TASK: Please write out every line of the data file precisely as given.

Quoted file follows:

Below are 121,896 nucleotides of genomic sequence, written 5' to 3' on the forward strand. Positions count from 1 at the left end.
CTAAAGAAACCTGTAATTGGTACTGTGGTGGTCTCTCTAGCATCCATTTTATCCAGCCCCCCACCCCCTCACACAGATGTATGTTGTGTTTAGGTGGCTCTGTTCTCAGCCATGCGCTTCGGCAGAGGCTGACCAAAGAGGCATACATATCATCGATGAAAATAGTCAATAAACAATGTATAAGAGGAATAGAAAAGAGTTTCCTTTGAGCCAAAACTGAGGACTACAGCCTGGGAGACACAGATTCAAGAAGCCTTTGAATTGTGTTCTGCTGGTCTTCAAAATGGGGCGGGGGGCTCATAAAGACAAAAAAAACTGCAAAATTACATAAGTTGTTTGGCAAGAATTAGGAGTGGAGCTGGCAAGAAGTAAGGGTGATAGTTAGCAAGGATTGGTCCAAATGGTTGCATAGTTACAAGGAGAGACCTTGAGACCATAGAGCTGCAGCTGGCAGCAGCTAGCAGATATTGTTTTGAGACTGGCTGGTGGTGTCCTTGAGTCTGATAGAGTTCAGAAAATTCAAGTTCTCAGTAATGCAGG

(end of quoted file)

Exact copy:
Below are 121,896 nucleotides of genomic sequence, written 5' to 3' on the forward strand. Positions count from 1 at the left end.
CTAAAGAAACCTGTAATTGGTACTGTGGTGGTCTCTCTAGCATCCATTTTATCCAGCCCCCCACCCCCTCACACAGATGTATGTTGTGTTTAGGTGGCTCTGTTCTCAGCCATGCGCTTCGGCAGAGGCTGACCAAAGAGGCATACATATCATCGATGAAAATAGTCAATAAACAATGTATAAGAGGAATAGAAAAGAGTTTCCTTTGAGCCAAAACTGAGGACTACAGCCTGGGAGACACAGATTCAAGAAGCCTTTGAATTGTGTTCTGCTGGTCTTCAAAATGGGGCGGGGGGCTCATAAAGACAAAAAAAACTGCAAAATTACATAAGTTGTTTGGCAAGAATTAGGAGTGGAGCTGGCAAGAAGTAAGGGTGATAGTTAGCAAGGATTGGTCCAAATGGTTGCATAGTTACAAGGAGAGACCTTGAGACCATAGAGCTGCAGCTGGCAGCAGCTAGCAGATATTGTTTTGAGACTGGCTGGTGGTGTCCTTGAGTCTGATAGAGTTCAGAAAATTCAAGTTCTCAGTAATGCAGG